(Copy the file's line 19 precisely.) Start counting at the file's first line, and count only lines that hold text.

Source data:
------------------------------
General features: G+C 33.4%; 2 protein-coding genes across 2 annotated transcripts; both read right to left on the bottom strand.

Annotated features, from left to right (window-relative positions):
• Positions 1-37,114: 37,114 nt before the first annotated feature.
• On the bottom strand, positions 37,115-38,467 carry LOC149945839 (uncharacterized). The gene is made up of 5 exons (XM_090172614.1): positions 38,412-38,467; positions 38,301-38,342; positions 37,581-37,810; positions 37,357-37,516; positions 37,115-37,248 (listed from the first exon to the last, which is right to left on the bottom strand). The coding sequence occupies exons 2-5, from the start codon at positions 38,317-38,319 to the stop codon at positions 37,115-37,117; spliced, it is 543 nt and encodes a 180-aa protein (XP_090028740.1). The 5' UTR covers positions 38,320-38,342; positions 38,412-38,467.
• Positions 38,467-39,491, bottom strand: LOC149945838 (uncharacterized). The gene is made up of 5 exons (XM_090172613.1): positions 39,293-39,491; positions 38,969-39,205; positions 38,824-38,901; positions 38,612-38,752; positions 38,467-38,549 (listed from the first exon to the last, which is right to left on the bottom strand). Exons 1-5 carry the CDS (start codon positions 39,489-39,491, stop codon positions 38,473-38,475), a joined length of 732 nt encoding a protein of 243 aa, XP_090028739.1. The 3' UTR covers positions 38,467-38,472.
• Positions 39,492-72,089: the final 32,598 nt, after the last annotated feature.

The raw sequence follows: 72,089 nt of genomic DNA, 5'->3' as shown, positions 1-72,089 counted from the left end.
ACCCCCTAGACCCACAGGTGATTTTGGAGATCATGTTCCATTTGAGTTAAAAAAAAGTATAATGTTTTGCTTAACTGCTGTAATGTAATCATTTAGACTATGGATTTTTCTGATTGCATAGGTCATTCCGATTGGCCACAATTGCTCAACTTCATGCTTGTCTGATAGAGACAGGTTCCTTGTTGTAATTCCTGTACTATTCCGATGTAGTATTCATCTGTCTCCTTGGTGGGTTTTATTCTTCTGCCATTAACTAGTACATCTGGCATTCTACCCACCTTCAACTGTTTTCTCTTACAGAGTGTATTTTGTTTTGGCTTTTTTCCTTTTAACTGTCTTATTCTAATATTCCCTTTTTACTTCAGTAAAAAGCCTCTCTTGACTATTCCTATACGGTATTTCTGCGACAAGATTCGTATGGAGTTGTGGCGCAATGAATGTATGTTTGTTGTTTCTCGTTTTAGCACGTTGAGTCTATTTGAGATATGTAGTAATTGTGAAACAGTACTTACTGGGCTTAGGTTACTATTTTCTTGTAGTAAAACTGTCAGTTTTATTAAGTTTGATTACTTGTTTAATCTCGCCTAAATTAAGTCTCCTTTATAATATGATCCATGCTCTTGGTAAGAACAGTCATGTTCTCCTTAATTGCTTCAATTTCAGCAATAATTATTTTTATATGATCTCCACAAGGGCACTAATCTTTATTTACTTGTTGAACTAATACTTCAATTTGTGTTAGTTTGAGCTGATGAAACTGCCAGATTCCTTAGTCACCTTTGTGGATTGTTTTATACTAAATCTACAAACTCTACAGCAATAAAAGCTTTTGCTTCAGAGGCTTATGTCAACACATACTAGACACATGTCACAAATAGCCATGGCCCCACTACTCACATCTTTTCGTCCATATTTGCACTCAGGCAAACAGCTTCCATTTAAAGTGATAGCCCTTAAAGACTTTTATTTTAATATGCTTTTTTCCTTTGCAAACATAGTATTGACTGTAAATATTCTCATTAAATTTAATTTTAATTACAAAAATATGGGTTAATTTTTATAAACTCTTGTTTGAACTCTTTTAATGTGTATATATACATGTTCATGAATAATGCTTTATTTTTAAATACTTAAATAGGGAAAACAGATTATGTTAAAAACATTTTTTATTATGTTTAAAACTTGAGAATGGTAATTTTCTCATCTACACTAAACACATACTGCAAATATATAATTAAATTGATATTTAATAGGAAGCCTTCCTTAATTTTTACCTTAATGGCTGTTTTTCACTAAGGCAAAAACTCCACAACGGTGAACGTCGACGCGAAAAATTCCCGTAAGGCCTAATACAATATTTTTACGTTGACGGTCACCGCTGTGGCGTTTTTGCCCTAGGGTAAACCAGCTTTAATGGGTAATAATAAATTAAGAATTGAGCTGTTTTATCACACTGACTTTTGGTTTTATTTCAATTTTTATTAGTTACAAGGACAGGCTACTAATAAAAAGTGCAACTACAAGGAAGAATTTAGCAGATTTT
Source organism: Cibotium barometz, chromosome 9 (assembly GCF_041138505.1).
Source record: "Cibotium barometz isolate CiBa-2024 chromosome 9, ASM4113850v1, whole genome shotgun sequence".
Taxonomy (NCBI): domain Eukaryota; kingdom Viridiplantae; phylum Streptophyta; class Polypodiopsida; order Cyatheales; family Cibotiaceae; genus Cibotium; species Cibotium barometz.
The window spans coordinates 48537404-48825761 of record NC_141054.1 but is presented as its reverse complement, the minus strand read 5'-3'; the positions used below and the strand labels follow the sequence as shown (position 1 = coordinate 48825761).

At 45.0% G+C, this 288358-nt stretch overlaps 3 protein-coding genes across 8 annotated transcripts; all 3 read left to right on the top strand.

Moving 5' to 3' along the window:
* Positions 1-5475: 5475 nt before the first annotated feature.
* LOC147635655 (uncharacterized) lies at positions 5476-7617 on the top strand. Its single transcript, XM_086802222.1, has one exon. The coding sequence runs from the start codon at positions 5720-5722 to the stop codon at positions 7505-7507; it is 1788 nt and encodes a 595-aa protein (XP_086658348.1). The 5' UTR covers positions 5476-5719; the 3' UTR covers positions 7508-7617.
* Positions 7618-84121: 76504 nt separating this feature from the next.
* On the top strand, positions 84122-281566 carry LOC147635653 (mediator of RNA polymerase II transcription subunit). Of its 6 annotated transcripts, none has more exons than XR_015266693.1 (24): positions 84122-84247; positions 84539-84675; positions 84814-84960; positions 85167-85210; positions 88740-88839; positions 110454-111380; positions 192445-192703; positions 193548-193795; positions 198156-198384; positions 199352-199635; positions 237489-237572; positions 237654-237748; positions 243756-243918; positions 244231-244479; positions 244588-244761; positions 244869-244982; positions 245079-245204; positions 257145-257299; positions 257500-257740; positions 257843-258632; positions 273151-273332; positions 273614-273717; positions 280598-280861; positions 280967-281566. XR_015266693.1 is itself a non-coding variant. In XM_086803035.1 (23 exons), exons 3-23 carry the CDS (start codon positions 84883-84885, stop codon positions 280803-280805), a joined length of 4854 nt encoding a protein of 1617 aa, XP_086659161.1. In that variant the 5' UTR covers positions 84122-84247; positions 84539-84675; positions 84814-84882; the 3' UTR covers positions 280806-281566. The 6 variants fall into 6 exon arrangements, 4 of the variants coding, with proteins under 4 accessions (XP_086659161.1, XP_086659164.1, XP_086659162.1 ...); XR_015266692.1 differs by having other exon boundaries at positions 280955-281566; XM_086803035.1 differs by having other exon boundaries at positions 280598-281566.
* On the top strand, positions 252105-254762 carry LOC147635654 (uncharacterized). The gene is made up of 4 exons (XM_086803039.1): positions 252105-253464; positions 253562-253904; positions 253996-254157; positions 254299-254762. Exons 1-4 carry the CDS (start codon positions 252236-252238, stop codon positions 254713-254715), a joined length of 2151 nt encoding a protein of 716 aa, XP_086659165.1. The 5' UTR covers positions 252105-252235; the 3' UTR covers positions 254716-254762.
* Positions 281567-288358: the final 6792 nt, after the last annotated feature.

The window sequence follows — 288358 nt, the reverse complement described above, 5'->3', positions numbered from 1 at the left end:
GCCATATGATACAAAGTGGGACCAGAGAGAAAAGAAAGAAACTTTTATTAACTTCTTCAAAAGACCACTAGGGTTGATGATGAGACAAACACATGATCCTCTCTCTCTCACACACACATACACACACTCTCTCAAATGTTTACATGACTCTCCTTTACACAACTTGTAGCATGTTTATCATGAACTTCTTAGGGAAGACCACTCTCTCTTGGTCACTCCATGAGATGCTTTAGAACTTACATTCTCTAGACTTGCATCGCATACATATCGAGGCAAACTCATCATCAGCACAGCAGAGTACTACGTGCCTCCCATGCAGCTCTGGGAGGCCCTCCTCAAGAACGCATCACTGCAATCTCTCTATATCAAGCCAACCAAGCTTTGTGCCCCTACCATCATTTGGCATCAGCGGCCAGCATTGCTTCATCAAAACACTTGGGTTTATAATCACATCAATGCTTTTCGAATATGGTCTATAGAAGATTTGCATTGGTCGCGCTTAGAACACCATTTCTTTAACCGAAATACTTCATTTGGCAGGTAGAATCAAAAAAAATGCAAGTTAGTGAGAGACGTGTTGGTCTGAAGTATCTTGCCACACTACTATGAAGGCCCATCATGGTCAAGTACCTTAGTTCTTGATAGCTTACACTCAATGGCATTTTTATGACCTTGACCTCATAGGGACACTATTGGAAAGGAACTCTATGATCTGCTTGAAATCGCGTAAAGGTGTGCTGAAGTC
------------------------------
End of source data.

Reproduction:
* On the top strand, positions 252105-254762 carry LOC147635654 (uncharacterized). The gene is made up of 4 exons (XM_086803039.1): positions 252105-253464; positions 253562-253904; positions 253996-254157; positions 254299-254762. Exons 1-4 carry the CDS (start codon positions 252236-252238, stop codon positions 254713-254715), a joined length of 2151 nt encoding a protein of 716 aa, XP_086659165.1. The 5' UTR covers positions 252105-252235; the 3' UTR covers positions 254716-254762.